Why a Condo Might Actually Be the Answer to My Millennial Home-Buying Woes

published Mar 19, 2019
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(Image credit: Esteban Cortez)

I’ve got big dreams to own a Craftsman home one day, with a backyard big enough for a barbecue grill, an inflatable pool, and a big dog. But the median asking price for houses in Los Angeles is a hefty $694,200 and there are no signs of an impending cool down. So is that backyard looking more like a balcony and a shared courtyard with neighbors? Is that house realistically… a condo?

A condo (short for condominium) is basically an apartment that you own. Everything inside your space is yours, and everything outside of it—like the walkways, fences, pools, any kind of landscaping, hallways, stairs, and laundry room—is owned and taken care of by a homeowners association (the HOA). The HOA is an elected board of unit owners who oversee the community’s management. They budget resident funds and establish rules to keep the community clean, orderly, updated, and aesthetically appealing in order to benefit each homeowner’s property value.

So, what’s the appeal of condos? And conversely, what are their drawbacks? I wanted to better understand the experience of owning a condo before writing the idea off completely. Could owning a condo actually be better suited for me, a millennial living in an expensive city? Or do my needs and wants warrant owning a house? (I’m living in a pretend world in which I can afford either, by the way.) Here’s what I found (with some expert help):

Pro: Condos are cheaper to purchase

According to The National Association of Realtors, the median U.S. home price for January 2018 was $241,700, whereas the median condo price was only $231,600. Though prices in big cities for both single family homes and condos are higher than the national median, you’ll often save more money choosing a condo. For example, according to the Los Angeles Almanac, the median condo price for 2018 ($529,000) was $102,300 lower the median single family home price ($631,300).

Granted, there are luxury condos, too, like this three-bed, four-bath condo in Santa Monica on the market for almost $3 million.

Con: But have high monthly costs on top of your mortgage

Though the home itself may be cheaper, your mortgage doesn’t include something called an HOA due. These fees can cost anywhere between $100 and $700 per month, according to Investopedia.

Looking at what’s currently listed in L.A. on Redfin, I found HOA dues varied greatly—anywhere from $275/month for a two-bed, two-bath in El Sereno to $426/month for a two-bed, two-bath in Sherman Oaks.

While HOA fees are pricey, Beatrice de Jong, director of residential sales at Open Listings in Los Angeles, California, says that condos are almost always less expensive than a single family home. While they require exterior maintenance and repairs just like any other building, the costs are split among residents.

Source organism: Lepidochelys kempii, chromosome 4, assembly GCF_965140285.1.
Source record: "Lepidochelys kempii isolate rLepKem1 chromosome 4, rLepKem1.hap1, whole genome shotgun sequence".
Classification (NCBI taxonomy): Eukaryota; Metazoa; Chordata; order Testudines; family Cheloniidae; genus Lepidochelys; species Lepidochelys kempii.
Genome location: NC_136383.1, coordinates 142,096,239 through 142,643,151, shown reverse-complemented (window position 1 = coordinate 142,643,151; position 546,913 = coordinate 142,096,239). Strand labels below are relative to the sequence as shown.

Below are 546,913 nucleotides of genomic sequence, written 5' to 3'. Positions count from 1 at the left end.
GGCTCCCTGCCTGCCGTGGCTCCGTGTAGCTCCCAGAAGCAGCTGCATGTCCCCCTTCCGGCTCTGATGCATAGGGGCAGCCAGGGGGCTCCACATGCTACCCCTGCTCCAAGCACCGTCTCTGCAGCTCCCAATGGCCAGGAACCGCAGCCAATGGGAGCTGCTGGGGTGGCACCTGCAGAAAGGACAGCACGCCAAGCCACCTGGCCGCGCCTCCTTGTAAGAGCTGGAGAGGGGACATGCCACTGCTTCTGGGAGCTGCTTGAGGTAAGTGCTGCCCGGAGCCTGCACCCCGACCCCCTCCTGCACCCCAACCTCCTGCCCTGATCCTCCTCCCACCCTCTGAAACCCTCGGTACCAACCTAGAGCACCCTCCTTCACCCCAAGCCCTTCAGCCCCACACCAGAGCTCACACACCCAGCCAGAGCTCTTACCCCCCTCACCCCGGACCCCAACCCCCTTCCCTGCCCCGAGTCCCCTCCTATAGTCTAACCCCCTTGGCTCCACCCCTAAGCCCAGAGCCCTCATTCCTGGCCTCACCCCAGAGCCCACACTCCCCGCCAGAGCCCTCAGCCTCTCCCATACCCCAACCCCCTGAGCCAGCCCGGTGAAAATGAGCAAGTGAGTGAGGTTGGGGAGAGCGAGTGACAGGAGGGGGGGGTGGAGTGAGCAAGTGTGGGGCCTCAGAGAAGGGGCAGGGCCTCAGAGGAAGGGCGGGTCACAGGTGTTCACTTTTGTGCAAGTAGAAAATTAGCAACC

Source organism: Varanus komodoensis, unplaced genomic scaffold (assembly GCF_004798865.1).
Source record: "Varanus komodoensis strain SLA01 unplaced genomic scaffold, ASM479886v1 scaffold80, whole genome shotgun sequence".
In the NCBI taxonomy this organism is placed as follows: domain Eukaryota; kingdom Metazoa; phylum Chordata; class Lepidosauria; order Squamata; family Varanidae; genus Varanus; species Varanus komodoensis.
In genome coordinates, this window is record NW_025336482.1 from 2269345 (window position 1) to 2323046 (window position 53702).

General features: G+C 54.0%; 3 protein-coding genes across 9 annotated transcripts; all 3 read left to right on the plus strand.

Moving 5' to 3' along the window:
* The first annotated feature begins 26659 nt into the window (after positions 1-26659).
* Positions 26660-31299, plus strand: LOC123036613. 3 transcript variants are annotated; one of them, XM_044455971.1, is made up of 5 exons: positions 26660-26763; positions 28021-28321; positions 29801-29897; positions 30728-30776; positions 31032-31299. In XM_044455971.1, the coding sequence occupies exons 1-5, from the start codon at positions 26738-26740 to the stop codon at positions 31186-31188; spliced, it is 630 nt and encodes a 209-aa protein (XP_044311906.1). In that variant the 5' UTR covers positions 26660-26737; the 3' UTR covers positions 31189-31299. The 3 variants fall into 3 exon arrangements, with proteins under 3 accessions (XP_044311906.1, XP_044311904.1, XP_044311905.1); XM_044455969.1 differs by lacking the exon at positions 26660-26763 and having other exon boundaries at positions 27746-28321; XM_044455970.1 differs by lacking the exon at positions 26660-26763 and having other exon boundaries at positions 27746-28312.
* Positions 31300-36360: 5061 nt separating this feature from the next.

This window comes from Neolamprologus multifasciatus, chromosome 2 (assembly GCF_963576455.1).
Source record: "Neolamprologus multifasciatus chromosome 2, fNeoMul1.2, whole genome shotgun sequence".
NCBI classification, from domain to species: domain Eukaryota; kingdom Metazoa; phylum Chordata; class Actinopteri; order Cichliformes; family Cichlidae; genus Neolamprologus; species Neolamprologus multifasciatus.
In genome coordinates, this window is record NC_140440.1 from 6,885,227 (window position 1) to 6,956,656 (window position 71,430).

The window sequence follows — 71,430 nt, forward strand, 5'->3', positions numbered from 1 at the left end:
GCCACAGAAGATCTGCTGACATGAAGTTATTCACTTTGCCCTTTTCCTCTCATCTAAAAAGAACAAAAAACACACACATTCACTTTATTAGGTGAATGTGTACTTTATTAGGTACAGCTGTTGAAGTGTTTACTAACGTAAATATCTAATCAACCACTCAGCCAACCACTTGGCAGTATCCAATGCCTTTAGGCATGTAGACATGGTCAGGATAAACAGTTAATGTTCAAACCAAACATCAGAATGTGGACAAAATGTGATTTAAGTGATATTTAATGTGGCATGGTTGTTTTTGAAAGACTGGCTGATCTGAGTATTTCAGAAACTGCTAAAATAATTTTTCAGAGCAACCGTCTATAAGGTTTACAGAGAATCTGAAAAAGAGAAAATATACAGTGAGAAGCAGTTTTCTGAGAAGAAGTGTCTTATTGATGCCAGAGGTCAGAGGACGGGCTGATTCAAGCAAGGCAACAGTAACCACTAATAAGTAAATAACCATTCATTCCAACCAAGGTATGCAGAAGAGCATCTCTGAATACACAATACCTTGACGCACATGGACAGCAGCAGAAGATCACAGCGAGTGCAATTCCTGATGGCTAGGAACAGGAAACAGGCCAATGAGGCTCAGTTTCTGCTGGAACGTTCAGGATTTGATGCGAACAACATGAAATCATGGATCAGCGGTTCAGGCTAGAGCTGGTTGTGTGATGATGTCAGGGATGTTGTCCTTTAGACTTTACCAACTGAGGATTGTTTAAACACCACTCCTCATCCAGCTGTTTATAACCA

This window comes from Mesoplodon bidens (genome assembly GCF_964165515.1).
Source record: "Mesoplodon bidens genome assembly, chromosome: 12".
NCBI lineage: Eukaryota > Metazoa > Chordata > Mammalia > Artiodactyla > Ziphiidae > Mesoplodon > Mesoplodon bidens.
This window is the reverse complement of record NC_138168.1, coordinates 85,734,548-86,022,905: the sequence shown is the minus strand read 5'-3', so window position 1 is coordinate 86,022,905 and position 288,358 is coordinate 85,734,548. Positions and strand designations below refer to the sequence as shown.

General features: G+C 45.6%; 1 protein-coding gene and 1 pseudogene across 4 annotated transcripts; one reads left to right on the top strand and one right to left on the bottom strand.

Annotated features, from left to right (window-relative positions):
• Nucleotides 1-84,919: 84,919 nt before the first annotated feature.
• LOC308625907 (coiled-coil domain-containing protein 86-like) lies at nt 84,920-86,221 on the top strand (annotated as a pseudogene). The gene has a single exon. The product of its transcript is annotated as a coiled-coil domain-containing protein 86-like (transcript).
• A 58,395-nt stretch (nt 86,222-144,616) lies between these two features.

Pro: You have less responsibility as a homeowner

Aside from making exterior maintenance and repairs cheaper for you, HOAs also actually complete those tasks on your behalf. You don’t even have to hire anyone to mow your lawn or paint your home’s exterior.

Though condo owners need to supply their own homeowner’s insurance for the interior, your HOA fee also usually includes insurance that will cover exterior damage from natural disasters, like floods or earthquakes.

And depending on your dues, sometimes the HOA will even cover trash pickup, water, cable, and internet.

Pro: You can get more amenities

A lot of condos come with community pools, parking garages, gyms, and tennis courts. Some even have cafes, coffee shops, and grocery stores. For example, Luxury condos close to employment centers have transformed Downtown Los Angeles into a “live, work, play” area for young professionals. The Metropolis Los Angeles Tower II includes amenities such as a four-lane swimming pool and spa, areas for volleyball, yoga, cycling, a dog park, and a playground for kids, while the TEN50 offers a gym, entertainment rooms, and a drone landing pad, which is developed for drone deliveries.

Con: But you’ll have to pay for them

Sadly, these upgrades don’t come cheap. The more amenities, the higher your monthly HOA fee will be, since there are more aspects that require maintenance says De Jong. Some condos employ an on-site building manager, too, which means your HOA fee contributes to their salary.

Con: You have less control over price increases

Your HOA fee may also pay for things you might not decide to install on your own if you owned a single family home, like security cameras, which are usually included in condos and covered by fees.

My sister-in-law, who owned and leased out a condo in Minnesota with my brother, told me that HOA fees increase over time to cover future expenses the board plans ahead for (such as repainting the exterior every certain amount of years). According to Realtor.com, this portion of your fees goes into something called a “reserve fund,” which is money socked away for major maintenance projects, like re-roofing, replacing water heaters, and redesign of the building, as voted upon by the HOA board throughout the year.